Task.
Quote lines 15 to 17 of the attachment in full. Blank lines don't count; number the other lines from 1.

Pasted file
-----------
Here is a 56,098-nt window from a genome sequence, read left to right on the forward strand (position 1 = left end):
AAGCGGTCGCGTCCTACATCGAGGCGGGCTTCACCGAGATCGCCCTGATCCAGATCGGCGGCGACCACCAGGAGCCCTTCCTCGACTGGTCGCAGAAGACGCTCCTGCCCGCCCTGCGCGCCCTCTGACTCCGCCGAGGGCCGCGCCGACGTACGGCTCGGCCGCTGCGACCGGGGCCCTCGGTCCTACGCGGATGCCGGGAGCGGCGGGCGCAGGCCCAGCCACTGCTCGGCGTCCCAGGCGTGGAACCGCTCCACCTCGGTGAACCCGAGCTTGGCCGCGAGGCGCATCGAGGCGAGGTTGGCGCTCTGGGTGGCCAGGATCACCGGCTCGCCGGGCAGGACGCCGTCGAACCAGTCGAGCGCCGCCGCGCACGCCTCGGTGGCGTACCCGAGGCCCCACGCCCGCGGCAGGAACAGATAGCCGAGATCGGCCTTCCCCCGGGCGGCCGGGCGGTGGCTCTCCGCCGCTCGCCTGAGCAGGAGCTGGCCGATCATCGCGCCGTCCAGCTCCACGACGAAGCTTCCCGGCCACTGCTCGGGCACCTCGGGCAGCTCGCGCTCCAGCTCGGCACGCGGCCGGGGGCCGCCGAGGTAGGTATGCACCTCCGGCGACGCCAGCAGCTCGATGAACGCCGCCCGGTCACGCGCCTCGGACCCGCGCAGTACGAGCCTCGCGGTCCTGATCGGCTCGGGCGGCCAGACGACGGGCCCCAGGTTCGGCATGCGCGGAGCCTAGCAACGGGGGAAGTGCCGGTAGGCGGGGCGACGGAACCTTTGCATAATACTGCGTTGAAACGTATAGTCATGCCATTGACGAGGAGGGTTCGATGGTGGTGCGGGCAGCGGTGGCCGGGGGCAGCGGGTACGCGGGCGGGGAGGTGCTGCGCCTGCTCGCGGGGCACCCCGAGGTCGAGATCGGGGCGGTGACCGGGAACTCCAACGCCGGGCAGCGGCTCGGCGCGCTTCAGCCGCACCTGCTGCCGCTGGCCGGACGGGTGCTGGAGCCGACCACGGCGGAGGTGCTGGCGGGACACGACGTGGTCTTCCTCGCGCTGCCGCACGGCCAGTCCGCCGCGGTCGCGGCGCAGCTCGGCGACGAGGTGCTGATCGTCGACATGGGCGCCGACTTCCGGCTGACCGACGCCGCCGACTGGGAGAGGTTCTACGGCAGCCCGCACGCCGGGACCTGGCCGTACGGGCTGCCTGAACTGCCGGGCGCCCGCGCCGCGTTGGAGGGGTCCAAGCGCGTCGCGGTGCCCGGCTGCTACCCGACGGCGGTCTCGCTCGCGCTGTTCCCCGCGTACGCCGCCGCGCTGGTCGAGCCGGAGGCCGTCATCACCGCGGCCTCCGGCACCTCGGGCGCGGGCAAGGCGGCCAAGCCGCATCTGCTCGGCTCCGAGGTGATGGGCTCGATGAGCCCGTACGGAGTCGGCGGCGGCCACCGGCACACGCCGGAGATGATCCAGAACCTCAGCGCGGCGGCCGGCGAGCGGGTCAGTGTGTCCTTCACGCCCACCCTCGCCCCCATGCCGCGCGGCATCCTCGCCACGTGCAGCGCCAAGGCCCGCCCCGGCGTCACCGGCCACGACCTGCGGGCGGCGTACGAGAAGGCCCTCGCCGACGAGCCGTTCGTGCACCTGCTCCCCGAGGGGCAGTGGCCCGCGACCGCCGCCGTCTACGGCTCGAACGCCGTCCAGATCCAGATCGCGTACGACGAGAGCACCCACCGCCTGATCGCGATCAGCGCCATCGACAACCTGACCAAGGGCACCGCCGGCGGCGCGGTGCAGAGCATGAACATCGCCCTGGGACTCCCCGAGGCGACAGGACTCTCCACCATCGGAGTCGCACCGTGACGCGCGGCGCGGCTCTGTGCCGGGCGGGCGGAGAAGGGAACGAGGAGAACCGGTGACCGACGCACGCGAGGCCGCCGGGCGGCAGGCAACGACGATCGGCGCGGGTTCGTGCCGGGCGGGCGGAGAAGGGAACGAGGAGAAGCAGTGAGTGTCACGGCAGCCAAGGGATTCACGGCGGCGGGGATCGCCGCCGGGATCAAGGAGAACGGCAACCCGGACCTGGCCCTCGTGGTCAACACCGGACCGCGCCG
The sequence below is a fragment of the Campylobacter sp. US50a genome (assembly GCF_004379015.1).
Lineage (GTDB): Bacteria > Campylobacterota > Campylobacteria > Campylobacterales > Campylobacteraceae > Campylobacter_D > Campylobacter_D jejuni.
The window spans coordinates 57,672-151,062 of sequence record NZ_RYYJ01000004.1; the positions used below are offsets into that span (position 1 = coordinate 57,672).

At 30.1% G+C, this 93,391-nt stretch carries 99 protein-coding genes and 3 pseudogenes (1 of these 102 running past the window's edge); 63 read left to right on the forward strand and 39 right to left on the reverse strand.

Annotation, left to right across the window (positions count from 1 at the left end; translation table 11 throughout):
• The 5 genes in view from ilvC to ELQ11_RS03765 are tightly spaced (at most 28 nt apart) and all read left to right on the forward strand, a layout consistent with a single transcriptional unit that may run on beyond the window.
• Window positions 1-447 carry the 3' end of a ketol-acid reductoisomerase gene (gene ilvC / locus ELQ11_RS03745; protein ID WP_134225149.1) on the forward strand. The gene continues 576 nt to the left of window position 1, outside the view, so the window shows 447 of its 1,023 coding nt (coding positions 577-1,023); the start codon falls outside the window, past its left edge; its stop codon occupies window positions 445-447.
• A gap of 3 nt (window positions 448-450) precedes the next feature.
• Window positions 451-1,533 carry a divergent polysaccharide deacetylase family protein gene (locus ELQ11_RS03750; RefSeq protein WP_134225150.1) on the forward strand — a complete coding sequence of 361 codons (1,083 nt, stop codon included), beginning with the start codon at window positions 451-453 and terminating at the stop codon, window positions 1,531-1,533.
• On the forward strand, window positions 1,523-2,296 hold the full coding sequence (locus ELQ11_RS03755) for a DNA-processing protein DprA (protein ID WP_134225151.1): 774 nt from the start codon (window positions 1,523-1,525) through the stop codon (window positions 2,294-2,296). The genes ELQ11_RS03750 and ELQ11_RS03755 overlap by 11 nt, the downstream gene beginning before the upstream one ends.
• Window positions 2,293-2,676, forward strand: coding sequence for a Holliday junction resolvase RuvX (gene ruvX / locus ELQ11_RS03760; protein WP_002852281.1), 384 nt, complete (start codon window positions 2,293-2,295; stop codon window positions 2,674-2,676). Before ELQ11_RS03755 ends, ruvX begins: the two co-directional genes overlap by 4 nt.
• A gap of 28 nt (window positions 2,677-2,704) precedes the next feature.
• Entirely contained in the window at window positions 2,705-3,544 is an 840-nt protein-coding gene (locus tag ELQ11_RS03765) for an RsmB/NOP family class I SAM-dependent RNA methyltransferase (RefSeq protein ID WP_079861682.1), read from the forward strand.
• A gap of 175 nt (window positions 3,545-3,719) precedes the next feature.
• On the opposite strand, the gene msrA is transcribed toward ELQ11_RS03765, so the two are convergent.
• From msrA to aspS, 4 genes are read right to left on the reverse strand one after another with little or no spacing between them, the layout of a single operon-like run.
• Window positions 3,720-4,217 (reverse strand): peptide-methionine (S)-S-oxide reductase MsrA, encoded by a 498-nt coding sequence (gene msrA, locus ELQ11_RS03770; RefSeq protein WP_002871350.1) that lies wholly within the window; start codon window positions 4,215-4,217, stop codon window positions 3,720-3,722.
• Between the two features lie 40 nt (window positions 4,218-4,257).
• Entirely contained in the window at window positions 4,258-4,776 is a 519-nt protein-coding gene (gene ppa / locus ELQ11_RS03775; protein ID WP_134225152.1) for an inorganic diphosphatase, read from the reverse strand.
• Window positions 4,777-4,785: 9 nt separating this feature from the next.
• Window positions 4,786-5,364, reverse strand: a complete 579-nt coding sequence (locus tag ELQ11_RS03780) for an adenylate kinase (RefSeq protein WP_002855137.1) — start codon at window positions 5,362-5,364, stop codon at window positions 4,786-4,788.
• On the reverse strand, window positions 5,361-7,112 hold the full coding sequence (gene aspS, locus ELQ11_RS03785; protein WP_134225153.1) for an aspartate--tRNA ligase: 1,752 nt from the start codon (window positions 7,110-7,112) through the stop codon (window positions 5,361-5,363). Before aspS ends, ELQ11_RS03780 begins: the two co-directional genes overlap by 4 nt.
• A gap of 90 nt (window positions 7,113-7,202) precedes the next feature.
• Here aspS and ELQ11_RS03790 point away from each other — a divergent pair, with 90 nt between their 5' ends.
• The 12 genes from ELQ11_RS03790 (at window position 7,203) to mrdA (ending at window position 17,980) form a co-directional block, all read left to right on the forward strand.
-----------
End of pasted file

• Entirely contained in the window at window positions 2,705-3,544 is an 840-nt protein-coding gene (locus tag ELQ11_RS03765) for an RsmB/NOP family class I SAM-dependent RNA methyltransferase (RefSeq protein ID WP_079861682.1), read from the forward strand.
• A gap of 175 nt (window positions 3,545-3,719) precedes the next feature.
• On the opposite strand, the gene msrA is transcribed toward ELQ11_RS03765, so the two are convergent.